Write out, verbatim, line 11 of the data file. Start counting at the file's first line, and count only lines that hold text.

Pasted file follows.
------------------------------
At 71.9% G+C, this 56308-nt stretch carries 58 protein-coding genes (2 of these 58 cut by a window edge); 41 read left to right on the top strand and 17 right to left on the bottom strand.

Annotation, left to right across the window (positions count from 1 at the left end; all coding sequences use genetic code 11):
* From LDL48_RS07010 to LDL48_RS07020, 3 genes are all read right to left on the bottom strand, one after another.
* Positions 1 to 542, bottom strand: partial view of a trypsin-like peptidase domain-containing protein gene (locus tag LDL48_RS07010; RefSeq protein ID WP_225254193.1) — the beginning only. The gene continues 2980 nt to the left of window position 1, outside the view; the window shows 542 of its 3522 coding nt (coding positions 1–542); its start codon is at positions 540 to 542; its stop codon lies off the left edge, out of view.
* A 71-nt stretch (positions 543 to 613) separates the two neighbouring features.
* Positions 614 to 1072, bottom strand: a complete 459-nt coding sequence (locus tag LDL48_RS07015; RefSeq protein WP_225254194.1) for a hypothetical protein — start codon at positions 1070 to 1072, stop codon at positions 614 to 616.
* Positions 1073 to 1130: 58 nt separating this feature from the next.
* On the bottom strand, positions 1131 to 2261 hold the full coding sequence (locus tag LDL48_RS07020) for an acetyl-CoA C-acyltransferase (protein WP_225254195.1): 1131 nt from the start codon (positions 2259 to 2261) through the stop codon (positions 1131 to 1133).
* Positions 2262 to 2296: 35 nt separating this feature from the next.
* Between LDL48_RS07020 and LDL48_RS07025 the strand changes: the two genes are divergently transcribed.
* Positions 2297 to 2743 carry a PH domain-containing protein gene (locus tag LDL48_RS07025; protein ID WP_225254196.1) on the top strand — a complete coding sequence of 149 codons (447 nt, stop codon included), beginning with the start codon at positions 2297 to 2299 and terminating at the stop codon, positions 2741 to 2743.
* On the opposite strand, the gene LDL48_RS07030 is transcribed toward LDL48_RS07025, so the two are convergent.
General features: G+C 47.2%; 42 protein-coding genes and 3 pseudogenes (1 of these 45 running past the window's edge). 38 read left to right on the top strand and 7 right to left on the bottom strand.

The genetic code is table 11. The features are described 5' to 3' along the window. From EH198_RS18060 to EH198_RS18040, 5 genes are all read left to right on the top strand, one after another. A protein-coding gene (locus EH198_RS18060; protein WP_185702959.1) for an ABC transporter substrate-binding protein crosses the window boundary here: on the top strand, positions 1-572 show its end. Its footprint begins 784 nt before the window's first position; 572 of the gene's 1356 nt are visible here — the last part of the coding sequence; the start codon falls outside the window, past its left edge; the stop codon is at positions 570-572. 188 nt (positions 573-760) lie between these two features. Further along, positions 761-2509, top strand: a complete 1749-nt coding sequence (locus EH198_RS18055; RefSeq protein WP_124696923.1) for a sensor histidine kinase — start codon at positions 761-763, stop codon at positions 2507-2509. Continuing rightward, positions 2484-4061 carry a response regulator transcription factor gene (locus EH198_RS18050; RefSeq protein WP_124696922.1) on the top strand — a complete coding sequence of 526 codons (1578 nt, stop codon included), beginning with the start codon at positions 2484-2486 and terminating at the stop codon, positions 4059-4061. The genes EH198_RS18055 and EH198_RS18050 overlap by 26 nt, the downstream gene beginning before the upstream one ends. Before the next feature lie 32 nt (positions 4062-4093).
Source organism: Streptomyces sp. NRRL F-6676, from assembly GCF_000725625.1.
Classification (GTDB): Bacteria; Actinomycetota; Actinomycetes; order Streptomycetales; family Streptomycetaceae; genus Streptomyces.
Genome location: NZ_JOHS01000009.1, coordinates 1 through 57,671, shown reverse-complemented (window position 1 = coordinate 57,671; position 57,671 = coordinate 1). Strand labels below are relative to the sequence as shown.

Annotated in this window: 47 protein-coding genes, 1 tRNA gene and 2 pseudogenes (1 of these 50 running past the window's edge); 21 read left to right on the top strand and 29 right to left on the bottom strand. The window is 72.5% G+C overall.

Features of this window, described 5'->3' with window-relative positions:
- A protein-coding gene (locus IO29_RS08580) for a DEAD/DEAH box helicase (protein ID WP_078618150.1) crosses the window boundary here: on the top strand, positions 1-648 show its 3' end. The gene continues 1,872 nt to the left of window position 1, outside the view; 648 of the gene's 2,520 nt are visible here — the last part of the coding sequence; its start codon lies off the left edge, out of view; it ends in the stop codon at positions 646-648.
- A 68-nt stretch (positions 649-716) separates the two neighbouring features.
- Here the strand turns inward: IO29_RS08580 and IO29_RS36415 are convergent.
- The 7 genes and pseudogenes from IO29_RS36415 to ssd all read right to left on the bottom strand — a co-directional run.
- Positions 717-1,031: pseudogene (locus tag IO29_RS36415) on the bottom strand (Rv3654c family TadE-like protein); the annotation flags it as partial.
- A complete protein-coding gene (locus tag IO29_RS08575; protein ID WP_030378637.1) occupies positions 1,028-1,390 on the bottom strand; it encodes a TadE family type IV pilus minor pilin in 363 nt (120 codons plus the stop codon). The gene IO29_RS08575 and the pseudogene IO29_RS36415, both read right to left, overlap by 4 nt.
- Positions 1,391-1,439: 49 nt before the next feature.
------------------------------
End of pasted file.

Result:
* Positions 2297 to 2743 carry a PH domain-containing protein gene (locus tag LDL48_RS07025; protein ID WP_225254196.1) on the top strand — a complete coding sequence of 149 codons (447 nt, stop codon included), beginning with the start codon at positions 2297 to 2299 and terminating at the stop codon, positions 2741 to 2743.